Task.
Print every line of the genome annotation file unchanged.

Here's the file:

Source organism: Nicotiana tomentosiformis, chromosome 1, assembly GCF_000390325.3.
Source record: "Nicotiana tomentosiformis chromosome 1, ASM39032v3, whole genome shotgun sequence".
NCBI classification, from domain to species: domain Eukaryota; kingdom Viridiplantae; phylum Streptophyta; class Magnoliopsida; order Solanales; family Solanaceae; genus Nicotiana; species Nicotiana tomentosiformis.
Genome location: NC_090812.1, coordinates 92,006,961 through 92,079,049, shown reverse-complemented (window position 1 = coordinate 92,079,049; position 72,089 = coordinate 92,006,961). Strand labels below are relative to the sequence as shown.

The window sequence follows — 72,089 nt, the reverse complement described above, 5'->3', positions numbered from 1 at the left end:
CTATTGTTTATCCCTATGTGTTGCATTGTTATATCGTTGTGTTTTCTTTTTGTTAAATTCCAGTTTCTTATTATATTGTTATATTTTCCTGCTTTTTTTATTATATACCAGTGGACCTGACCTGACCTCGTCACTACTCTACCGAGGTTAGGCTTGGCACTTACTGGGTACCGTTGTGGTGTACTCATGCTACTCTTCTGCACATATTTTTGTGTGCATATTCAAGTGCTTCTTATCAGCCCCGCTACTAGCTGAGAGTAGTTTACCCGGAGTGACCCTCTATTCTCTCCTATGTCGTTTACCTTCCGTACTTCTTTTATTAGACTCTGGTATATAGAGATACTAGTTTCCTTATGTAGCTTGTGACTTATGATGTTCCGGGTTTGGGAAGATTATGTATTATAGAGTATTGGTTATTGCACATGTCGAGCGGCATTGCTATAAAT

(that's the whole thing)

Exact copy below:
Source organism: Nicotiana tomentosiformis, chromosome 1, assembly GCF_000390325.3.
Source record: "Nicotiana tomentosiformis chromosome 1, ASM39032v3, whole genome shotgun sequence".
NCBI classification, from domain to species: domain Eukaryota; kingdom Viridiplantae; phylum Streptophyta; class Magnoliopsida; order Solanales; family Solanaceae; genus Nicotiana; species Nicotiana tomentosiformis.
Genome location: NC_090812.1, coordinates 92,006,961 through 92,079,049, shown reverse-complemented (window position 1 = coordinate 92,079,049; position 72,089 = coordinate 92,006,961). Strand labels below are relative to the sequence as shown.

The window sequence follows — 72,089 nt, the reverse complement described above, 5'->3', positions numbered from 1 at the left end:
CTATTGTTTATCCCTATGTGTTGCATTGTTATATCGTTGTGTTTTCTTTTTGTTAAATTCCAGTTTCTTATTATATTGTTATATTTTCCTGCTTTTTTTATTATATACCAGTGGACCTGACCTGACCTCGTCACTACTCTACCGAGGTTAGGCTTGGCACTTACTGGGTACCGTTGTGGTGTACTCATGCTACTCTTCTGCACATATTTTTGTGTGCATATTCAAGTGCTTCTTATCAGCCCCGCTACTAGCTGAGAGTAGTTTACCCGGAGTGACCCTCTATTCTCTCCTATGTCGTTTACCTTCCGTACTTCTTTTATTAGACTCTGGTATATAGAGATACTAGTTTCCTTATGTAGCTTGTGACTTATGATGTTCCGGGTTTGGGAAGATTATGTATTATAGAGTATTGGTTATTGCACATGTCGAGCGGCATTGCTATAAAT